Administrators ultimately play the major role in evaluation, but from a faculty perspective there is a concern with that role and the possible misuse of power (Cherry, Grant, & Kalinos, 1988). Evaluation by administrators is here to stay and as a consequence the contention between faculty and administrators over all aspects of the evaluation process is not likely to disappear. However, there is room for creative alternatives that will lessen the conflict. For example, the teaching portfolio offers an excellent alternative means of evaluating faculty that requires collaboration from peers and department chairs (Centra, 1993). With the portfolio, the chair and instructor must identify the goals of the evaluation, and carefully delineate the expectations for acceptable performance. Once these materials are prepared, a clear time table and the expected outcomes must be established.
WHAT PROBLEMS DO FACULTY EVALUATION PROGRAMS FACE?
Arreola (1983) found two major problems in establishing successful faculty evaluation programs: (1) the administration is not interested in whether or not they succeed, and (2) the faculty are resistant. According to Arreola faculty resistance to being evaluated is attributable to "a resentment of the implied assumption that faculty may be incompetent in their subject area, suspicion that they will be evaluated by unqualified people, and an anxiety that they will be held accountable for performance in an area in which they may have little or no training" (p. 86).
Often, faculty suspicion, fear, and concern about the evaluation process is based on their perceptions that in fact it is used for the purposes of making decisions about tenure, promotion, and dismissal (Mark, 1982). Says Mark, "What is called development, growth, and self-improvement today becomes the means by which decisions for institutional personnel management purposes are made tomorrow. Faculties become wary and suspicious of this double message involved in the evaluation system" (p. 168).
It is evident from the literature on faculty evaluation at community colleges that there are a number of different methods and approaches to faculty evaluation at community colleges. Despite the lack of clarity as to the goals of evaluation and their application, and who should be involved in the evaluation process, community college practitioners agree that evaluation is a necessary part of teaching and learning. They also agree in principle that evaluation should help instructors grow professionally, but are unclear as to how to achieve that goal.
One conclusion to be drawn is that an ideal system of faculty evaluation cannot be normative. A non-normative, or criterion referenced system, would appraise faculty members according to a set of professional standards rather than by comparing them to other employees. The thrust of the evaluation would encourage professional development rather than discourage it. In any case, there is a need for research to further address the development of responsible and effective faculty evaluation systems that consider enhancing the growth of the faculty member as an individual.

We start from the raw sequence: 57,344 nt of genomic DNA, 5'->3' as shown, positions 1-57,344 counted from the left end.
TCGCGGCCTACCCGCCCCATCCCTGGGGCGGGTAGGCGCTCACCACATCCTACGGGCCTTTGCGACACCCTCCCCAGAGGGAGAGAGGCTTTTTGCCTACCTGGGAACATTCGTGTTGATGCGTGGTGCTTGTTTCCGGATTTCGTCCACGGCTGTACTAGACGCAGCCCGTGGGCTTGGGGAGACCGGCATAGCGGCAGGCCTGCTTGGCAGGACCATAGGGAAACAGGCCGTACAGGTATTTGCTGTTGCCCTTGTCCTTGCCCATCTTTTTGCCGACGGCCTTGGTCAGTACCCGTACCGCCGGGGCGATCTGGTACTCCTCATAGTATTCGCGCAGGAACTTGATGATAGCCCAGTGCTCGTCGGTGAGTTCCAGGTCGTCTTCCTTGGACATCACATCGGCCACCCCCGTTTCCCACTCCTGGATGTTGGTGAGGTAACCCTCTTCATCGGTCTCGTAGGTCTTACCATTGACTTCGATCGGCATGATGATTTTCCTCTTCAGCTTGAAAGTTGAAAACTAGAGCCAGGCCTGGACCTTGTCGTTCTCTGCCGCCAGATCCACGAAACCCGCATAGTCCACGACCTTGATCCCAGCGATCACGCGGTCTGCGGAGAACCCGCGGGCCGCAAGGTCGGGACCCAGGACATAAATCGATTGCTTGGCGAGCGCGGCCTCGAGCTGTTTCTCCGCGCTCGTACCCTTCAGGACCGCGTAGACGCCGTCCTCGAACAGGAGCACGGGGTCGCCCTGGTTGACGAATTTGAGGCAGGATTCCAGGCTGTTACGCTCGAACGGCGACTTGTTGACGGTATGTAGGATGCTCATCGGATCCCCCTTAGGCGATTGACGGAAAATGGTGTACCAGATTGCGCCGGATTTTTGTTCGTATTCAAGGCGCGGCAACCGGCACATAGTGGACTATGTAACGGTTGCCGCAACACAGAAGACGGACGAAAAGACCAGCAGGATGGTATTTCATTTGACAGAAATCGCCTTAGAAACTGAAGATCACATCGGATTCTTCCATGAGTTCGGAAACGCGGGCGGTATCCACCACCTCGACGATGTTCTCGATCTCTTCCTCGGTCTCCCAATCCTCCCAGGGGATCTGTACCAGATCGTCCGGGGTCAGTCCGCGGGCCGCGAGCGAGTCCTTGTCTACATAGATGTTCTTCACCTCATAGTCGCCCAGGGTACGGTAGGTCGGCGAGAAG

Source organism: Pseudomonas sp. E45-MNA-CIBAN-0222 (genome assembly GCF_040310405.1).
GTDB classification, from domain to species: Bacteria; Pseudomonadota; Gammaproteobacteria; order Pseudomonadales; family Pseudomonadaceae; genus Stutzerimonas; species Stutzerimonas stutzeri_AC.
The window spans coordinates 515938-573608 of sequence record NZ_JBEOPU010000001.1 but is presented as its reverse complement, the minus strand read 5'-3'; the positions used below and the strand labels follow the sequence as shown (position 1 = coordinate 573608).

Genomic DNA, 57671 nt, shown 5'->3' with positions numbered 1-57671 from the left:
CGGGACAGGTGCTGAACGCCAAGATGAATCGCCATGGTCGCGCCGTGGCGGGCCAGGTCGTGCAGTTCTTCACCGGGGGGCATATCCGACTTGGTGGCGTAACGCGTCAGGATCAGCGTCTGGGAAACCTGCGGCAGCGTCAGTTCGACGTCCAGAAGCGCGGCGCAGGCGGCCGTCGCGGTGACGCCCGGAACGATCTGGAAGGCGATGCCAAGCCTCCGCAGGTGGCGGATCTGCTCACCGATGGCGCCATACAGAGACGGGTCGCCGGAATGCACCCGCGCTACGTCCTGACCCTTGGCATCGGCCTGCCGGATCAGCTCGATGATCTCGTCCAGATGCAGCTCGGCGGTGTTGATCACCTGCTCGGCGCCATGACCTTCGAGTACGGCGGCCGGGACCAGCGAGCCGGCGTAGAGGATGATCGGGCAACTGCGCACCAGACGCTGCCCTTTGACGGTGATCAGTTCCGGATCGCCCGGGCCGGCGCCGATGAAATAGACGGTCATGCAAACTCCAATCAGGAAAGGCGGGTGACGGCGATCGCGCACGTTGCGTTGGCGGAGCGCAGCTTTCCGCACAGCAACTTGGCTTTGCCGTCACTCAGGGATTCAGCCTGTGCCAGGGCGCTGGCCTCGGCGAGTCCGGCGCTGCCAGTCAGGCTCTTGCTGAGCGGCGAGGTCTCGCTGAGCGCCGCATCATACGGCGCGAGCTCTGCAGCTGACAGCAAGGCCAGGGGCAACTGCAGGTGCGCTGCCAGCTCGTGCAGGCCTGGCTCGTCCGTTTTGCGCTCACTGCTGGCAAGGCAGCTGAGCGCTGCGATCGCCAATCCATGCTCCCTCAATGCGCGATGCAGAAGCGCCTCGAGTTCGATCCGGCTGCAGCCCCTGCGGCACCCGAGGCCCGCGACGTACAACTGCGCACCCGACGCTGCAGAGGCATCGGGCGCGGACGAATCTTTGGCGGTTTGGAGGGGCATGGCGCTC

Arreola, Raoul A. "Establishing Successful Faculty Evaluation and Development Programs." NEW DIRECTIONS FOR COMMUNITY COLLEGES, 1983, 11(1), 83-93.
Buchanan, R., et al. "Preliminary Report of the Faculty Professional Growth Committee." St. Louis: St. Louis Junior College District, 1974. (ED 116 738)
Cashin, William E. "Concerns about Using Student Ratings in Community Colleges. NEW DIRECTIONS FOR COMMUNITY COLLEGES, 1983, 11(1), 57-65.
Centra, John A. DETERMINING FACULTY EFFECTIVENESS. San Francisco: Jossey-Bass, 1979.
Centra, John A. "Use of Teaching Portfolio and Student Evaluations for Summative Evaluation." Paper presented at the Annual Meeting of the American Educational Research Association, Atlanta, GA, April 12-16, 1993. (ED 358 133)
Cherry, Robert L, Grant, Peter H., Kalinos, Katherine D. Evaluating Full-Time Faculty Members." In Richard I. Miller (Ed.). EVALUATING MAJOR COMPONENTS OF TWO-YEAR COLLEGES, pp. 23-34, 1988. (ED 301 300)
Cohen, Arthur M. "Evaluation of Faculty." COMMUNITY COLLEGE REVIEW, 1974, 2, 12-21.
Licata, Christine M., Andrews, Hans A. "Faculty Leaders' Responses to Post-Tenure Evaluation Practices. COMMUNITY/JUNIOR COLLEGE QUARTERLY, 1992, 16, 47-56.
Licata, Christine M., Andrews, Hans A. "Administrative Perceptions of Existing Evaluation Systems." JOURNAL OF PERSONNEL EVALUATION IN EDUCATION, 1991, 5(1), 69-76.
Licata, Christine M., Andrews, Hans A. "The Status of Tenured Faculty Evaluation in the Community College. COMMUNITY COLLEGE REVIEW, 1990, 18(3), 42-50.
Mark, Sandra F. "Faculty Evaluation in Community College." COMMUNITY JUNIOR COLLEGE RESEARCH QUARTERLY, 1982, 6(2), 167-78.
Mark, Sandra F. "Faculty Evaluation Systems: A Research Study of Selected Community Colleges in New York State." Albany: State University of New York, Faculty Council of Community Colleges. (ED 158 809)
Miller, Richard I. EVALUATING FACULTY PERFORMANCE. San Francisco: Jossey-Bass, 1972.
Seldin, P. "Faculty Evaluation: Surveying Policy and Practices." CHANGE, 1984, 16(3), 28-33.
Smith, Al. "A Conceptual Framework for Staff Evaluation." NEW DIRECTIONS FOR COMMUNITY COLLEGES 1983, 11(1), 3-18.
Young, Raymond J., Gwalamubisi, Yoswa. "Perceptions about Current and Ideal
Methods and Purposes of Faculty Evaluation. COMMUNITY COLLEGE REVIEW, 1986, 13